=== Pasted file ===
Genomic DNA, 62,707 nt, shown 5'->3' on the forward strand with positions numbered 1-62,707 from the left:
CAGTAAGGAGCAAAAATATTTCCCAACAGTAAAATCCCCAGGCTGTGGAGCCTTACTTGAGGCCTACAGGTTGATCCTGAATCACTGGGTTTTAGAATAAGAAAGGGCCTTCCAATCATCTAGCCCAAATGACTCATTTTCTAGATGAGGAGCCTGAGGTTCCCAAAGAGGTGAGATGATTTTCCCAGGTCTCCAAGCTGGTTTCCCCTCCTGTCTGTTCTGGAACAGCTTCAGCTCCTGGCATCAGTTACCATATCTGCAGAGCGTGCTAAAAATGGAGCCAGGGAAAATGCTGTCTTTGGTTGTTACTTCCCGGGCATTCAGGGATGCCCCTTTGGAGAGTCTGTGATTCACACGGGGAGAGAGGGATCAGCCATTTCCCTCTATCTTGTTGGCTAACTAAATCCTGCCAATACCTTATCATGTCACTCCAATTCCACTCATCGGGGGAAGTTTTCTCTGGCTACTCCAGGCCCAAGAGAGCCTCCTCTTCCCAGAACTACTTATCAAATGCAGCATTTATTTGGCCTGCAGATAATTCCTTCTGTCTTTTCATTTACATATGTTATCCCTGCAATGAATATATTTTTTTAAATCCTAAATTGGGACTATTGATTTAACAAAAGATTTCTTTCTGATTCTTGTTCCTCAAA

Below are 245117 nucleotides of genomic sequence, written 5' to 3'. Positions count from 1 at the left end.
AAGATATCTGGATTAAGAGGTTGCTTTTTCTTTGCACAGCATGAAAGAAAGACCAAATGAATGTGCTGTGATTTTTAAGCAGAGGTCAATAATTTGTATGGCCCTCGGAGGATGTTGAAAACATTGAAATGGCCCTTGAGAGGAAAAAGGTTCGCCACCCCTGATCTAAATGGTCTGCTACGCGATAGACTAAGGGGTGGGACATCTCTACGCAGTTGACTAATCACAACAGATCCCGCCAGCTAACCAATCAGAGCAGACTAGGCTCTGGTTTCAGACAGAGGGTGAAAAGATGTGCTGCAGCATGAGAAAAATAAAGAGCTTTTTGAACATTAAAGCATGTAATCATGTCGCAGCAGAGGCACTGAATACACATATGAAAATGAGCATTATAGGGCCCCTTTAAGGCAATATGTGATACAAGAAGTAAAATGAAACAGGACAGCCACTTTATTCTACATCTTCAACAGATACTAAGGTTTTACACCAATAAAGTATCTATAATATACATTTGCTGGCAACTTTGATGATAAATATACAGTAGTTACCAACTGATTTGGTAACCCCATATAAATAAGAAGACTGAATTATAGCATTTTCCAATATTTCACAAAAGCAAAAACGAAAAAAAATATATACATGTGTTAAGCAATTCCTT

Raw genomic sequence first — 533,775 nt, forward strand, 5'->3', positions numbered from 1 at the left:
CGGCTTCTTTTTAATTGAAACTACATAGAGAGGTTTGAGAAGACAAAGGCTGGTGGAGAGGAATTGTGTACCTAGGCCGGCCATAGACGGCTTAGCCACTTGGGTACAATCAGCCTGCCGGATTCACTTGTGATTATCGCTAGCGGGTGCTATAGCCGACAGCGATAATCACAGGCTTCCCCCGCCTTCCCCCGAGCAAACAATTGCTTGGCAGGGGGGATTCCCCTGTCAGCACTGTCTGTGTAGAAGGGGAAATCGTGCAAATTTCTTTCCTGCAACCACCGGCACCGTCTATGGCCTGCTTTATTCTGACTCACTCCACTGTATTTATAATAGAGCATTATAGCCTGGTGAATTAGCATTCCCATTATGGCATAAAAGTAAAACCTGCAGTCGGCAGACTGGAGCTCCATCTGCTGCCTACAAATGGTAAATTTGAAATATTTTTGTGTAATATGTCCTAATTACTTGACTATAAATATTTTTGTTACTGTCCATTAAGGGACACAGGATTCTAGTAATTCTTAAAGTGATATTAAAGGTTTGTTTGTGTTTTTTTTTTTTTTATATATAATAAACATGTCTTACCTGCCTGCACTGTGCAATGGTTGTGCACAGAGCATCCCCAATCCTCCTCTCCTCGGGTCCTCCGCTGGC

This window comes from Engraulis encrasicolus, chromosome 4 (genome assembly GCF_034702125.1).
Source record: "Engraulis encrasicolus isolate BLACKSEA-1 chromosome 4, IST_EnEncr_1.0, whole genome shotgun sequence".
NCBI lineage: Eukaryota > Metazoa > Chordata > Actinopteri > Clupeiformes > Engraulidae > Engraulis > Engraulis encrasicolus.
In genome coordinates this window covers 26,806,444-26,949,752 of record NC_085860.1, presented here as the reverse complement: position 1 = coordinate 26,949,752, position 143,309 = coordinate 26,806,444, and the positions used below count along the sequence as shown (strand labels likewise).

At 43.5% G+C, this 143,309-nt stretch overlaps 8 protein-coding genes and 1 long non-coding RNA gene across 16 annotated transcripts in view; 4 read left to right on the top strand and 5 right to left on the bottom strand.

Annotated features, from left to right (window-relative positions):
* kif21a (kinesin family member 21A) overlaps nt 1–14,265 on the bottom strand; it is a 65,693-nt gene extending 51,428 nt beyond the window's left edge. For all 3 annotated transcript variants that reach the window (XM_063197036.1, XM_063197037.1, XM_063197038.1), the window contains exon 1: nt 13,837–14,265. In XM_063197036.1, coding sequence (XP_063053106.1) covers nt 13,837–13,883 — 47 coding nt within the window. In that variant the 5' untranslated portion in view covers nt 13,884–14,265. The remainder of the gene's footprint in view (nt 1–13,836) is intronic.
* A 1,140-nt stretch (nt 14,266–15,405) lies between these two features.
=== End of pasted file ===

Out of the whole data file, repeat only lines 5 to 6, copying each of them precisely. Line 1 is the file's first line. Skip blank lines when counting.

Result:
Raw genomic sequence first — 533,775 nt, forward strand, 5'->3', positions numbered from 1 at the left:
CGGCTTCTTTTTAATTGAAACTACATAGAGAGGTTTGAGAAGACAAAGGCTGGTGGAGAGGAATTGTGTACCTAGGCCGGCCATAGACGGCTTAGCCACTTGGGTACAATCAGCCTGCCGGATTCACTTGTGATTATCGCTAGCGGGTGCTATAGCCGACAGCGATAATCACAGGCTTCCCCCGCCTTCCCCCGAGCAAACAATTGCTTGGCAGGGGGGATTCCCCTGTCAGCACTGTCTGTGTAGAAGGGGAAATCGTGCAAATTTCTTTCCTGCAACCACCGGCACCGTCTATGGCCTGCTTTATTCTGACTCACTCCACTGTATTTATAATAGAGCATTATAGCCTGGTGAATTAGCATTCCCATTATGGCATAAAAGTAAAACCTGCAGTCGGCAGACTGGAGCTCCATCTGCTGCCTACAAATGGTAAATTTGAAATATTTTTGTGTAATATGTCCTAATTACTTGACTATAAATATTTTTGTTACTGTCCATTAAGGGACACAGGATTCTAGTAATTCTTAAAGTGATATTAAAGGTTTGTTTGTGTTTTTTTTTTTTTTATATATAATAAACATGTCTTACCTGCCTGCACTGTGCAATGGTTGTGCACAGAGCATCCCCAATCCTCCTCTCCTCGGGTCCTCCGCTGGC